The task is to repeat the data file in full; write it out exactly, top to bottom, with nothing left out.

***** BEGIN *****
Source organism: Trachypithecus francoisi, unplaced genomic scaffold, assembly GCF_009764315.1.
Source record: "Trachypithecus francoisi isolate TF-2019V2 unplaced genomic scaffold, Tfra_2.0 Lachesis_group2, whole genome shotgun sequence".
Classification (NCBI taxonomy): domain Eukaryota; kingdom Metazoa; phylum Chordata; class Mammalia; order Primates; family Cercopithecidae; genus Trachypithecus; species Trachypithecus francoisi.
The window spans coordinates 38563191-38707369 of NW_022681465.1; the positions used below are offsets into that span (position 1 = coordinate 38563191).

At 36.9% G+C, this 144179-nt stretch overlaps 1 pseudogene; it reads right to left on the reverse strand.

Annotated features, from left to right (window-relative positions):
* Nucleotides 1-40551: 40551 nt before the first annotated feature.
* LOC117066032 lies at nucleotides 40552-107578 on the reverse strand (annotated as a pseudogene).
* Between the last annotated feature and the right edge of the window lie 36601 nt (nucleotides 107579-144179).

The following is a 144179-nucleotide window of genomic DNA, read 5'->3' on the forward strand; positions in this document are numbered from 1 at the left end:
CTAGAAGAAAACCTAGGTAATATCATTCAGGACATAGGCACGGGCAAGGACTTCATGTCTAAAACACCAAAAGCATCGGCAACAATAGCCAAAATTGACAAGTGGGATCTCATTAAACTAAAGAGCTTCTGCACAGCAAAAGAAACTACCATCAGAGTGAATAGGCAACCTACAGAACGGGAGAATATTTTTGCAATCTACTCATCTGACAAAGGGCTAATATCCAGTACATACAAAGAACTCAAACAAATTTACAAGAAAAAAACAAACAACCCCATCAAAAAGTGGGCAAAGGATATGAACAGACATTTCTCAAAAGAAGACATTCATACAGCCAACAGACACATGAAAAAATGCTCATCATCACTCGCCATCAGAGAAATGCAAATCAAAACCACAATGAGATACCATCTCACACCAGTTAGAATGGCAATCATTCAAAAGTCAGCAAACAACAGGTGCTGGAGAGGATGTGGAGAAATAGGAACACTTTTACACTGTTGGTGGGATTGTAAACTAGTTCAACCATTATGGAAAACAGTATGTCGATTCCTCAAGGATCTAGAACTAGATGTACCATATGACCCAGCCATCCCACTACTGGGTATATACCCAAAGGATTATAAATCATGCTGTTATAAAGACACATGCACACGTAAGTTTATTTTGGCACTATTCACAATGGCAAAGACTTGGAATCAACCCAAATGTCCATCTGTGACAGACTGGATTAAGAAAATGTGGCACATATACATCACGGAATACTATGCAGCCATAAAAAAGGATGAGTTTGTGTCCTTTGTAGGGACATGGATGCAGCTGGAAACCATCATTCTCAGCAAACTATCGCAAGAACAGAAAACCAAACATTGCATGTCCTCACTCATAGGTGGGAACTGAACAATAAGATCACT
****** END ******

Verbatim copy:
Source organism: Trachypithecus francoisi, unplaced genomic scaffold, assembly GCF_009764315.1.
Source record: "Trachypithecus francoisi isolate TF-2019V2 unplaced genomic scaffold, Tfra_2.0 Lachesis_group2, whole genome shotgun sequence".
Classification (NCBI taxonomy): domain Eukaryota; kingdom Metazoa; phylum Chordata; class Mammalia; order Primates; family Cercopithecidae; genus Trachypithecus; species Trachypithecus francoisi.
The window spans coordinates 38563191-38707369 of NW_022681465.1; the positions used below are offsets into that span (position 1 = coordinate 38563191).

At 36.9% G+C, this 144179-nt stretch overlaps 1 pseudogene; it reads right to left on the reverse strand.

Annotated features, from left to right (window-relative positions):
* Nucleotides 1-40551: 40551 nt before the first annotated feature.
* LOC117066032 lies at nucleotides 40552-107578 on the reverse strand (annotated as a pseudogene).
* Between the last annotated feature and the right edge of the window lie 36601 nt (nucleotides 107579-144179).

The following is a 144179-nucleotide window of genomic DNA, read 5'->3' on the forward strand; positions in this document are numbered from 1 at the left end:
CTAGAAGAAAACCTAGGTAATATCATTCAGGACATAGGCACGGGCAAGGACTTCATGTCTAAAACACCAAAAGCATCGGCAACAATAGCCAAAATTGACAAGTGGGATCTCATTAAACTAAAGAGCTTCTGCACAGCAAAAGAAACTACCATCAGAGTGAATAGGCAACCTACAGAACGGGAGAATATTTTTGCAATCTACTCATCTGACAAAGGGCTAATATCCAGTACATACAAAGAACTCAAACAAATTTACAAGAAAAAAACAAACAACCCCATCAAAAAGTGGGCAAAGGATATGAACAGACATTTCTCAAAAGAAGACATTCATACAGCCAACAGACACATGAAAAAATGCTCATCATCACTCGCCATCAGAGAAATGCAAATCAAAACCACAATGAGATACCATCTCACACCAGTTAGAATGGCAATCATTCAAAAGTCAGCAAACAACAGGTGCTGGAGAGGATGTGGAGAAATAGGAACACTTTTACACTGTTGGTGGGATTGTAAACTAGTTCAACCATTATGGAAAACAGTATGTCGATTCCTCAAGGATCTAGAACTAGATGTACCATATGACCCAGCCATCCCACTACTGGGTATATACCCAAAGGATTATAAATCATGCTGTTATAAAGACACATGCACACGTAAGTTTATTTTGGCACTATTCACAATGGCAAAGACTTGGAATCAACCCAAATGTCCATCTGTGACAGACTGGATTAAGAAAATGTGGCACATATACATCACGGAATACTATGCAGCCATAAAAAAGGATGAGTTTGTGTCCTTTGTAGGGACATGGATGCAGCTGGAAACCATCATTCTCAGCAAACTATCGCAAGAACAGAAAACCAAACATTGCATGTCCTCACTCATAGGTGGGAACTGAACAATAAGATCACT